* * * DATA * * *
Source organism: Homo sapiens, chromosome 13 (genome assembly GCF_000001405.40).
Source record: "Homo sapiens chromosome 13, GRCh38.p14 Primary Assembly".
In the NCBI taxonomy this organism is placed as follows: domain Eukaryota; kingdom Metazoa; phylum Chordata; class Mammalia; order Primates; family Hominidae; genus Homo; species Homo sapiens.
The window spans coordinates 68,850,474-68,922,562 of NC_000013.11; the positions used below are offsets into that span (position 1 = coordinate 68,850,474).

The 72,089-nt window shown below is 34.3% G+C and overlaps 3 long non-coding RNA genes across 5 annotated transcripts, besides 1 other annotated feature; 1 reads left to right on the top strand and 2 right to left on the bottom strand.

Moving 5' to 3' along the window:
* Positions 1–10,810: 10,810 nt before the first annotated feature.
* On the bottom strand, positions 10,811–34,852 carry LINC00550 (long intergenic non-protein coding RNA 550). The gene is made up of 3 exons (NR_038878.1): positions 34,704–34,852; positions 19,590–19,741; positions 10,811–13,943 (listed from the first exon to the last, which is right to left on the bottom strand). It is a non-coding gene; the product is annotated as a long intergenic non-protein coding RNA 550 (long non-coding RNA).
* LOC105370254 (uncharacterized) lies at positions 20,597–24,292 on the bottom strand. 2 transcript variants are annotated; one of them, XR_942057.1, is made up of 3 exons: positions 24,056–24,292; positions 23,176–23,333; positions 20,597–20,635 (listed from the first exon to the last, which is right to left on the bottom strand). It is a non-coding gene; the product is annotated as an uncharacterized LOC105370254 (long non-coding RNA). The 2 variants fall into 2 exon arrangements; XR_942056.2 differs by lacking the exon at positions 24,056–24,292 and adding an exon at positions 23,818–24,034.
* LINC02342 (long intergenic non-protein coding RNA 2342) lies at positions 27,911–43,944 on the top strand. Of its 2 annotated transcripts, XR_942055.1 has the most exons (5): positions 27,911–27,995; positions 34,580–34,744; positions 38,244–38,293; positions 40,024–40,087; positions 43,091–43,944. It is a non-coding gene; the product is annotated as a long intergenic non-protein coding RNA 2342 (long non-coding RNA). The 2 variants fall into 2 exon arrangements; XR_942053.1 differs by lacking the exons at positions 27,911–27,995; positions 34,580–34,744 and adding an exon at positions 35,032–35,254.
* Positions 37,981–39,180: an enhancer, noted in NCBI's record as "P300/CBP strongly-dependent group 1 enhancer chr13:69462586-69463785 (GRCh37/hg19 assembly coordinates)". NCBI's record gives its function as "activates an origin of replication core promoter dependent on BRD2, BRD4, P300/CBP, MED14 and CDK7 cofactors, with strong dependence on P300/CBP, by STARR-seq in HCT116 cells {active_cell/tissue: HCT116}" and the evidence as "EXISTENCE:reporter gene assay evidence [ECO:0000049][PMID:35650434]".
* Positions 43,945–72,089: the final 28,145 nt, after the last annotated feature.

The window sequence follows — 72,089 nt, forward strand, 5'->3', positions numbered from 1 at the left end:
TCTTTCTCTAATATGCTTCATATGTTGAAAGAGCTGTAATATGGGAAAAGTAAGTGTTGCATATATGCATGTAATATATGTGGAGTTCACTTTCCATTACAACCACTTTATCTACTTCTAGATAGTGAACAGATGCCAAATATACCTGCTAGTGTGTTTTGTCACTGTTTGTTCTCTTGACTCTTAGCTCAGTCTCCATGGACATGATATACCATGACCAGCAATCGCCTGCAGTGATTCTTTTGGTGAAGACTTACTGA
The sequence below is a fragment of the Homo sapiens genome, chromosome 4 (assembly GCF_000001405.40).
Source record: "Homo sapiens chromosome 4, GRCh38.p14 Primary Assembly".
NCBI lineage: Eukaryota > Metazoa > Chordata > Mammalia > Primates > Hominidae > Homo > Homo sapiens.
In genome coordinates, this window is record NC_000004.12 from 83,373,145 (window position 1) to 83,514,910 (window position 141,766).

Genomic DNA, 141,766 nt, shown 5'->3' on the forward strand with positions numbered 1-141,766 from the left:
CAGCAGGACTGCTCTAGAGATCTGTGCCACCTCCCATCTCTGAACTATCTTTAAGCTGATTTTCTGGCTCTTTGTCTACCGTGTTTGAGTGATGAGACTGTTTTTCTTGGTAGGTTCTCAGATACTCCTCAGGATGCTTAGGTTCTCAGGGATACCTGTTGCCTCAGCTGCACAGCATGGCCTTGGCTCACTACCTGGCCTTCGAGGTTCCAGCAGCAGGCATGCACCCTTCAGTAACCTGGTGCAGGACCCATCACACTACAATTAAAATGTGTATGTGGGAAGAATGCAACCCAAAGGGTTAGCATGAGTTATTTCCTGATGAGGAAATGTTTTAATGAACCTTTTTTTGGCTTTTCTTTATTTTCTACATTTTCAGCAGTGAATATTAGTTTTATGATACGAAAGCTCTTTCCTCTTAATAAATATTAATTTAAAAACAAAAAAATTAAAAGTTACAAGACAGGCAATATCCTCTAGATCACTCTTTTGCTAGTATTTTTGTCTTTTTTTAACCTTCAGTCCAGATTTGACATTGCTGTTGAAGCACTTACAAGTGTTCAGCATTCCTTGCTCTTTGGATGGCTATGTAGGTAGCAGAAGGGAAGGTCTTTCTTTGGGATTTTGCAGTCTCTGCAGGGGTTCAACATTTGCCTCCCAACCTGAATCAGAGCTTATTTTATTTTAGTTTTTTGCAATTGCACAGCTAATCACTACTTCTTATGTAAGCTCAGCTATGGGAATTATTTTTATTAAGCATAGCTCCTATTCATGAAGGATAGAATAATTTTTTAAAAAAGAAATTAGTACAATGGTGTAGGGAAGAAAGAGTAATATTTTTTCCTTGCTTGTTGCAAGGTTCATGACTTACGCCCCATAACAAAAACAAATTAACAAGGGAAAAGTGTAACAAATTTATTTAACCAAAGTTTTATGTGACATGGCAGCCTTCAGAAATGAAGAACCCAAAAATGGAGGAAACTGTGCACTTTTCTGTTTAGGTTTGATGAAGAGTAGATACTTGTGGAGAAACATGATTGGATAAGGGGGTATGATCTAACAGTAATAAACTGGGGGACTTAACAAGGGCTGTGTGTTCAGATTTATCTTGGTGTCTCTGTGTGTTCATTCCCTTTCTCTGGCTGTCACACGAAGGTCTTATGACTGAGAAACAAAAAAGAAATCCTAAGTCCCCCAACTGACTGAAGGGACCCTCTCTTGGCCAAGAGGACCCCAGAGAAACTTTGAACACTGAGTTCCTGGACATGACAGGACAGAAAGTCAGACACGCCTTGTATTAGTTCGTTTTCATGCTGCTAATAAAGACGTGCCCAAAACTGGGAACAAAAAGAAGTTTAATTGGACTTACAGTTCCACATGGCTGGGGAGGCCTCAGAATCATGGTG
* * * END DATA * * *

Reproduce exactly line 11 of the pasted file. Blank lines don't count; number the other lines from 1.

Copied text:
* Positions 37,981–39,180: an enhancer, noted in NCBI's record as "P300/CBP strongly-dependent group 1 enhancer chr13:69462586-69463785 (GRCh37/hg19 assembly coordinates)". NCBI's record gives its function as "activates an origin of replication core promoter dependent on BRD2, BRD4, P300/CBP, MED14 and CDK7 cofactors, with strong dependence on P300/CBP, by STARR-seq in HCT116 cells {active_cell/tissue: HCT116}" and the evidence as "EXISTENCE:reporter gene assay evidence [ECO:0000049][PMID:35650434]".